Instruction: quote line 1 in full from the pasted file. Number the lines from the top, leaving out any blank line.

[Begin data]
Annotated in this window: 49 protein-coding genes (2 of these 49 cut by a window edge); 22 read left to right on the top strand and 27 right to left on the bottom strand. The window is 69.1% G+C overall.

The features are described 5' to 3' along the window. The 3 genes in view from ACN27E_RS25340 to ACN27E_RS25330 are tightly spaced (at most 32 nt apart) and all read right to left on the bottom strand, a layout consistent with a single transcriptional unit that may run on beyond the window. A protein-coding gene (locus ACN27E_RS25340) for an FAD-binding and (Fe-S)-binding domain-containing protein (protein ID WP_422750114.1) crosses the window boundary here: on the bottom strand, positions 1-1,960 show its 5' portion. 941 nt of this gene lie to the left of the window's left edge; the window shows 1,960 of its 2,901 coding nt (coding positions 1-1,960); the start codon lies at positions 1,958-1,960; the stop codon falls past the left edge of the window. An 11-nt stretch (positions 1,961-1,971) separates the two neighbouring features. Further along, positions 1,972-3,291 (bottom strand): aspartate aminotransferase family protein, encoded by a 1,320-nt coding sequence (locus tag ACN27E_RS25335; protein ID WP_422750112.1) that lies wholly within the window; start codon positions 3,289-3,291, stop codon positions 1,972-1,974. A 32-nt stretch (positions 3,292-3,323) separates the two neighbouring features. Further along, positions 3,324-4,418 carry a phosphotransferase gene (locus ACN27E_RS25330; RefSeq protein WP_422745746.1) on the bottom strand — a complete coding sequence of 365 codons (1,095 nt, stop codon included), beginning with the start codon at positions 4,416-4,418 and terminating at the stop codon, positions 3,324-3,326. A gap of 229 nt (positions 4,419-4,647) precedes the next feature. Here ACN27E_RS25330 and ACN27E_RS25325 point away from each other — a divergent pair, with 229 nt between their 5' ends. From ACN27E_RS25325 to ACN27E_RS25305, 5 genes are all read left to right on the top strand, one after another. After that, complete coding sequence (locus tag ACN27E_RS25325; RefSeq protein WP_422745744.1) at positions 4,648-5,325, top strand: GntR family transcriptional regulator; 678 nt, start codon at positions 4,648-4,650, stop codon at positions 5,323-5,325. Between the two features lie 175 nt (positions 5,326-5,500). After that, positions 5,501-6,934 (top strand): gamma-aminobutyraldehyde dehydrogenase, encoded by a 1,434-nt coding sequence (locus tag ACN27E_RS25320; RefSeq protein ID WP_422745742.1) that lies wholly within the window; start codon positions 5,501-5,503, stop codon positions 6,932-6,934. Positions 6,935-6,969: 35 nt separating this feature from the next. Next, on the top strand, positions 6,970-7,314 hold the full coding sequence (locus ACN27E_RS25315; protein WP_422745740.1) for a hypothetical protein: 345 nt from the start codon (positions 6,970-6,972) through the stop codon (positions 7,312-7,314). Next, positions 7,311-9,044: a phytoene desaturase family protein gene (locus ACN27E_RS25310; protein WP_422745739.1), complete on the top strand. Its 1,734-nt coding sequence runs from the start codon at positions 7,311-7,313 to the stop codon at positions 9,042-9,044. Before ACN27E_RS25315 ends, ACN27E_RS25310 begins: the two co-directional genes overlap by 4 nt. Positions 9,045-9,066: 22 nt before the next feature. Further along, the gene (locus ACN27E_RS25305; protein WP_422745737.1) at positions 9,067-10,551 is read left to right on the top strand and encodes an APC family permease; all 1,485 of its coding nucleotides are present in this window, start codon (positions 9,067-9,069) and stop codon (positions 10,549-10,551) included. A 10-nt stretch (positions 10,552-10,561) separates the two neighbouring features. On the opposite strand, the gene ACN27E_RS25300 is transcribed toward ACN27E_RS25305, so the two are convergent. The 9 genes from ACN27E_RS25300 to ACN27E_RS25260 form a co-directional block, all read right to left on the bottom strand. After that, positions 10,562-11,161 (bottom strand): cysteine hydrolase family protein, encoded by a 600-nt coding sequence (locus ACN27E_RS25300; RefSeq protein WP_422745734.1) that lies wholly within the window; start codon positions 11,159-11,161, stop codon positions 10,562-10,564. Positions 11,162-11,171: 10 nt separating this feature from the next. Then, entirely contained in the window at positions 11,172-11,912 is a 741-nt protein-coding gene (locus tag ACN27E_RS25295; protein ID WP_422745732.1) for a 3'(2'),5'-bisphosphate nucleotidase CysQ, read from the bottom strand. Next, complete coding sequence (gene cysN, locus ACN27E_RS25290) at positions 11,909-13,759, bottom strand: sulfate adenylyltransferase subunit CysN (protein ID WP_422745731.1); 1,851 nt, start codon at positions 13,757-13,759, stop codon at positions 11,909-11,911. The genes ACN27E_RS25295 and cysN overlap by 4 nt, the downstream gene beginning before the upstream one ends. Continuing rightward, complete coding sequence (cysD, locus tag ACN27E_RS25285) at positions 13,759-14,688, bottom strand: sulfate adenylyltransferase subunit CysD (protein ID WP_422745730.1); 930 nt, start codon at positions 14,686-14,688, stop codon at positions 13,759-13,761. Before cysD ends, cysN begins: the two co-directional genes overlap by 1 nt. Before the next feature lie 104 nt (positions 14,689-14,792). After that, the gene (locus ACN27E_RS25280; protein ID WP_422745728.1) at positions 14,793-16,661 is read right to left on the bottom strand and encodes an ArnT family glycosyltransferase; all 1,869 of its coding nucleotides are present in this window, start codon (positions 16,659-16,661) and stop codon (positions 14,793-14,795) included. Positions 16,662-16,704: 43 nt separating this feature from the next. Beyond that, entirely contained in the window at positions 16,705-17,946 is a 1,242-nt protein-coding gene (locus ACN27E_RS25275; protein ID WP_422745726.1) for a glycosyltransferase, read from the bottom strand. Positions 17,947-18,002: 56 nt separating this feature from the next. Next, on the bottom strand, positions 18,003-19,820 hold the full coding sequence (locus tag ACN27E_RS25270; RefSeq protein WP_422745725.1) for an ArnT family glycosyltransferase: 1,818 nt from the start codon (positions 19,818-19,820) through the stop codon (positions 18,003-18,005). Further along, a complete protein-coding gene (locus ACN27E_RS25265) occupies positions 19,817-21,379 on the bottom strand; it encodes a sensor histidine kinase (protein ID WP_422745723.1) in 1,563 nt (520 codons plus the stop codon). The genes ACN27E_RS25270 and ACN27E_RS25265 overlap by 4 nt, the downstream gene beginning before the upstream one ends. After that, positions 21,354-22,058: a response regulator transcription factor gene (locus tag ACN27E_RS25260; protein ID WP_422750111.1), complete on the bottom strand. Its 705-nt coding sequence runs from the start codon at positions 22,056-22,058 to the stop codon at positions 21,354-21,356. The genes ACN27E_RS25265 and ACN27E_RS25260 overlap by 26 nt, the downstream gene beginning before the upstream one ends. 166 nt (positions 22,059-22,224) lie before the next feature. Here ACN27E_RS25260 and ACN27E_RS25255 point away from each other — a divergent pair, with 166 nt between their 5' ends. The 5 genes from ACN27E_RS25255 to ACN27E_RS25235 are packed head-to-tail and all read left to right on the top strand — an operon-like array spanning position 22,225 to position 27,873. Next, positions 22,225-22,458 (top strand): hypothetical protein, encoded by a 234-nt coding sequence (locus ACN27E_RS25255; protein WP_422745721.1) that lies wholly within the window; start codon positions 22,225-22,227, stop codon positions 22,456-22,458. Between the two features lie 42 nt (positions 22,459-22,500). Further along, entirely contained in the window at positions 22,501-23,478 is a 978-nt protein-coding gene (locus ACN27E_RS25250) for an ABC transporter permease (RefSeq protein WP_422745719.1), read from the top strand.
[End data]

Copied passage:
Annotated in this window: 49 protein-coding genes (2 of these 49 cut by a window edge); 22 read left to right on the top strand and 27 right to left on the bottom strand. The window is 69.1% G+C overall.